Changes to Medicare are confusing and complicated. Most changes are driven by political issues and lobbyists. The average person may feel like his needs or wants get left behind in the larger picture, although changes are often made with a goal of congressmen getting re-elected. The changes made to Medicare last year faced two deeper issues. Medicare, as it stands, is unsustainable. Ballooning budget deficits. Anyone who follows the news knows why the federal government decided to make changes to its reimbursement program. Medicare is in serious trouble.
The United States debt reached $14 trillion dollars for the first time in history. Although Medicare is not to blame for all of the deficit, the largest portion of the Federal budget gets spent on the entitlement program. The Medicare change to drug reimbursement policy are designed to keep the program afloat for longer periods of time. It hits its largest challenge in 2011 when the first of the Baby Boomers reaches Retirement age.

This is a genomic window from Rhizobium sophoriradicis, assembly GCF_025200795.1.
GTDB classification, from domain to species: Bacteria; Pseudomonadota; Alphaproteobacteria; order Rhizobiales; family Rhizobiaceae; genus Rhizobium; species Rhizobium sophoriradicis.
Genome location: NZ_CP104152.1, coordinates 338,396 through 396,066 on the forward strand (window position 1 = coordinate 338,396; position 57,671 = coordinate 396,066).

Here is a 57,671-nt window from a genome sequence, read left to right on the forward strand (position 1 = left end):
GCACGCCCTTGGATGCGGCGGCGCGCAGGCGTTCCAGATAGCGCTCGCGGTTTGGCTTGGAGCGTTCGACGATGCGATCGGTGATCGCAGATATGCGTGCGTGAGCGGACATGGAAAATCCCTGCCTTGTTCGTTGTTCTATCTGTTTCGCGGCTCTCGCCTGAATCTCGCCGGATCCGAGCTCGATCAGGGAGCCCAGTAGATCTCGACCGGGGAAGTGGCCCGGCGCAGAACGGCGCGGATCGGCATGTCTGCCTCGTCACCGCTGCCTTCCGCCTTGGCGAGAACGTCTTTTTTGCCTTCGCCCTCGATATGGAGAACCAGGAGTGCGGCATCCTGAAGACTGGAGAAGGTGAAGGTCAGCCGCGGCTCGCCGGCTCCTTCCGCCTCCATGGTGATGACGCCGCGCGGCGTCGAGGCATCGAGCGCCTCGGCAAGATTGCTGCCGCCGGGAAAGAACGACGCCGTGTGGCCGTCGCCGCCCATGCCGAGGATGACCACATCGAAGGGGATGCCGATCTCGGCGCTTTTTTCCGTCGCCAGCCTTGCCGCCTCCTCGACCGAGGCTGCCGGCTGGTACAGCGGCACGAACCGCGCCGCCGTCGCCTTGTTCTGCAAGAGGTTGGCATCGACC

What the Medicare change means to a beneficiary depends on his overall level of income. People with higher incomes may see an increase in the premiums they pay at the pharmacy. The donut hole provision saw one change that reduced the amount of money a person in the donut hole has to pay. The Medicare change to prescription drug was minor, but the program may see larger changes in upcoming years as it finds ways to accommodate millions of Baby Boomers who start to qualify. Whether or not the program can survive the mass retirement wave about to occur remains to be seen. The Social Security program faces similar problems. It is necessary to get these to program under control to reduce the growth and eventually the size of the national debt.